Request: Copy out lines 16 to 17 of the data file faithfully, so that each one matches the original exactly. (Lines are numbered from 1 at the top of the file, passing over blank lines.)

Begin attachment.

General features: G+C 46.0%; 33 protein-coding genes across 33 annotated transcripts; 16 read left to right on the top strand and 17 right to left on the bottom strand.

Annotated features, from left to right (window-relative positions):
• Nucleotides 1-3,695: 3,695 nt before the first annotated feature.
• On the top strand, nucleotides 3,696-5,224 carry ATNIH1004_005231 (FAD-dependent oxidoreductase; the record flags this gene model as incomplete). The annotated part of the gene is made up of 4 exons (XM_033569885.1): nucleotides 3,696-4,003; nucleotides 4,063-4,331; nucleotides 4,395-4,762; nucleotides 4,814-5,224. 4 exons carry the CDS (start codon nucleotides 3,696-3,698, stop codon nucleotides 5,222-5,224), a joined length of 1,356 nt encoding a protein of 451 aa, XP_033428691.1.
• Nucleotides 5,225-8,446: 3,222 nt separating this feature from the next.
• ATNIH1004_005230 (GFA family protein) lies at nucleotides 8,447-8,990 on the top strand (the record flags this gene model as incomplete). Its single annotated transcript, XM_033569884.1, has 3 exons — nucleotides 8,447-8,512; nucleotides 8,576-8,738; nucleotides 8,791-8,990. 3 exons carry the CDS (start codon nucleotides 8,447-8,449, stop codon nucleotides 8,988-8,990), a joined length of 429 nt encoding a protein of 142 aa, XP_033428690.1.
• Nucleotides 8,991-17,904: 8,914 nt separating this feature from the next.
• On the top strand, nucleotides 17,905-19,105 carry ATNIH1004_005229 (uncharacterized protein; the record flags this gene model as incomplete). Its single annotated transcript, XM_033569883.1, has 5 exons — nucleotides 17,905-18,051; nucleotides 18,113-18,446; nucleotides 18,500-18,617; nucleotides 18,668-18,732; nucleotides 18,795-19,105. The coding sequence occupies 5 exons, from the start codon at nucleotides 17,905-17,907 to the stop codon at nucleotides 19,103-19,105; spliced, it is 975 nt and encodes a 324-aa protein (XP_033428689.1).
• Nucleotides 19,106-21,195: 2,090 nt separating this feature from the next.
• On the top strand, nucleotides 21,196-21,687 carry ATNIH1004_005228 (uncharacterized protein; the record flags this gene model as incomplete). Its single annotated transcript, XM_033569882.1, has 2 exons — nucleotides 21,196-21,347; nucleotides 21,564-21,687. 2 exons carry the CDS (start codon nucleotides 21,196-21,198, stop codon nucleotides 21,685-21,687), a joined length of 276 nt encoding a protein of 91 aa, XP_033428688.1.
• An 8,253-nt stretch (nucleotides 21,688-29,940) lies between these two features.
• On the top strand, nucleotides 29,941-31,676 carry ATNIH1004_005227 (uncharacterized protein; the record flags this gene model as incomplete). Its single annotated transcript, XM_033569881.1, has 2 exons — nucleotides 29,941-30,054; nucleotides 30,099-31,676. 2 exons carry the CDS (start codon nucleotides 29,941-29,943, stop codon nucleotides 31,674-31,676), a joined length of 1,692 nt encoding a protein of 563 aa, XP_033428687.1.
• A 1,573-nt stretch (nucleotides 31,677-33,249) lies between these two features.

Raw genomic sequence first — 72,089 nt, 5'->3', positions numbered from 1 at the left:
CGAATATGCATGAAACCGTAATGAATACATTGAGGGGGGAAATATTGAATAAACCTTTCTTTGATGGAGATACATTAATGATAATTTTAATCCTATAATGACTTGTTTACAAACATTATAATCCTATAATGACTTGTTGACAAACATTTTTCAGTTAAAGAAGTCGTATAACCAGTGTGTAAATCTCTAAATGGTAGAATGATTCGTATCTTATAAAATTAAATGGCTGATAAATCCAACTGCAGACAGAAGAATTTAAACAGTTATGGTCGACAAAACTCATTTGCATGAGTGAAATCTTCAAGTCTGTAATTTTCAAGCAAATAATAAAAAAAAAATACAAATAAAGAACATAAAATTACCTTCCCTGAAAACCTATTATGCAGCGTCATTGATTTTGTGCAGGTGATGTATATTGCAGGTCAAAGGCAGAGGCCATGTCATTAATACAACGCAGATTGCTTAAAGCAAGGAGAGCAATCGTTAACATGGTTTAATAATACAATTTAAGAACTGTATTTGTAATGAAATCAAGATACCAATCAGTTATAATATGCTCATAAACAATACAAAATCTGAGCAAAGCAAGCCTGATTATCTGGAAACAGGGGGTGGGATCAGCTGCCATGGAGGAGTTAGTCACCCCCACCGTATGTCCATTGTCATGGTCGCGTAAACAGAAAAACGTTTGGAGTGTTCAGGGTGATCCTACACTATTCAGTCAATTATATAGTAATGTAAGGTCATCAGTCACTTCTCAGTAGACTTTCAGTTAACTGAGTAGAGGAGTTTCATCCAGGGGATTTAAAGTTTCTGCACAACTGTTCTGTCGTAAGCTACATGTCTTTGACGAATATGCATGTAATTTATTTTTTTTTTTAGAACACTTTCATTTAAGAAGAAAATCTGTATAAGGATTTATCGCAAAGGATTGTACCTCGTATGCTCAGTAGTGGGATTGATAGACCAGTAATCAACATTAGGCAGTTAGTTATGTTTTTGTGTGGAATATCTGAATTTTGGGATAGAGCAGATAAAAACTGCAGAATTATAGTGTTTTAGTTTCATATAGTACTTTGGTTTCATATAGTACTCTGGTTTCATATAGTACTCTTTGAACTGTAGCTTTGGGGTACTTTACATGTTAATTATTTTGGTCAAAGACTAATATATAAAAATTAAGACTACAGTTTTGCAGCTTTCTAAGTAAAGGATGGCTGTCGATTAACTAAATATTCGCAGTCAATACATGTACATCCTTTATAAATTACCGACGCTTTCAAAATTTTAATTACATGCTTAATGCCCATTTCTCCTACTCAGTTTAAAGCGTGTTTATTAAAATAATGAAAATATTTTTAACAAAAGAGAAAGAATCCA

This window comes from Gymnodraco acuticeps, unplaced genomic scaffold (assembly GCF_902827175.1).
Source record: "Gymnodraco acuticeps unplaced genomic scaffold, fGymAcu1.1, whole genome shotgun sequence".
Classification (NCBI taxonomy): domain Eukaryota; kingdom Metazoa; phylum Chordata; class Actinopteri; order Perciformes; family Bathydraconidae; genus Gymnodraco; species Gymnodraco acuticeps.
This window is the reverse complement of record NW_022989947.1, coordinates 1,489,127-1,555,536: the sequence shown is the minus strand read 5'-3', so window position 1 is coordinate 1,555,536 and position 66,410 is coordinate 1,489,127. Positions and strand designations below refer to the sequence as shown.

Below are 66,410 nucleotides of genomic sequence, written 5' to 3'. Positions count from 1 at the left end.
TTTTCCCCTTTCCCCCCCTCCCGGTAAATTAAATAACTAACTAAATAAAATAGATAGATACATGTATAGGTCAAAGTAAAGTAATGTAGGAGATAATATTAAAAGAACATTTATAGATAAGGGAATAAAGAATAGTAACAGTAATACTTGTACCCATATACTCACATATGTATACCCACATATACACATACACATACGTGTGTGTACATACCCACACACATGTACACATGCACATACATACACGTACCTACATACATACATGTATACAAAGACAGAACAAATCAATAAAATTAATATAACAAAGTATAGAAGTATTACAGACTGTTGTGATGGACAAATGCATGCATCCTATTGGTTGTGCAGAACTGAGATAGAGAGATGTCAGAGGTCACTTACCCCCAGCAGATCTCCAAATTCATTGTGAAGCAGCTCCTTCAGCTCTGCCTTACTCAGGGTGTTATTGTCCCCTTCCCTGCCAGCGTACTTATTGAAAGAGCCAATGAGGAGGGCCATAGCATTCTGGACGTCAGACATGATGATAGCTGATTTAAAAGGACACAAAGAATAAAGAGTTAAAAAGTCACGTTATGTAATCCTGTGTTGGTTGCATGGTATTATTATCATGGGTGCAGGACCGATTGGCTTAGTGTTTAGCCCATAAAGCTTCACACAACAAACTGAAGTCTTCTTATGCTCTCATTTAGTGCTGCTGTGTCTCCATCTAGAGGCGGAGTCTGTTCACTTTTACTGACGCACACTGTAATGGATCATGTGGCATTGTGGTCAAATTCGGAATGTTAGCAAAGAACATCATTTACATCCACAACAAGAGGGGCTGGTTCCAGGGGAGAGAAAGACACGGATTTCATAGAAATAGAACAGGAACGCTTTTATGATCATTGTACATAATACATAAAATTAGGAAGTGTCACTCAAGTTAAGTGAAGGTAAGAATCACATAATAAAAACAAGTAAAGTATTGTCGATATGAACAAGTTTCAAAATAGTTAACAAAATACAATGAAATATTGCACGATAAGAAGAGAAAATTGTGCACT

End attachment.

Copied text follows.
This window comes from Gymnodraco acuticeps, unplaced genomic scaffold (assembly GCF_902827175.1).
Source record: "Gymnodraco acuticeps unplaced genomic scaffold, fGymAcu1.1, whole genome shotgun sequence".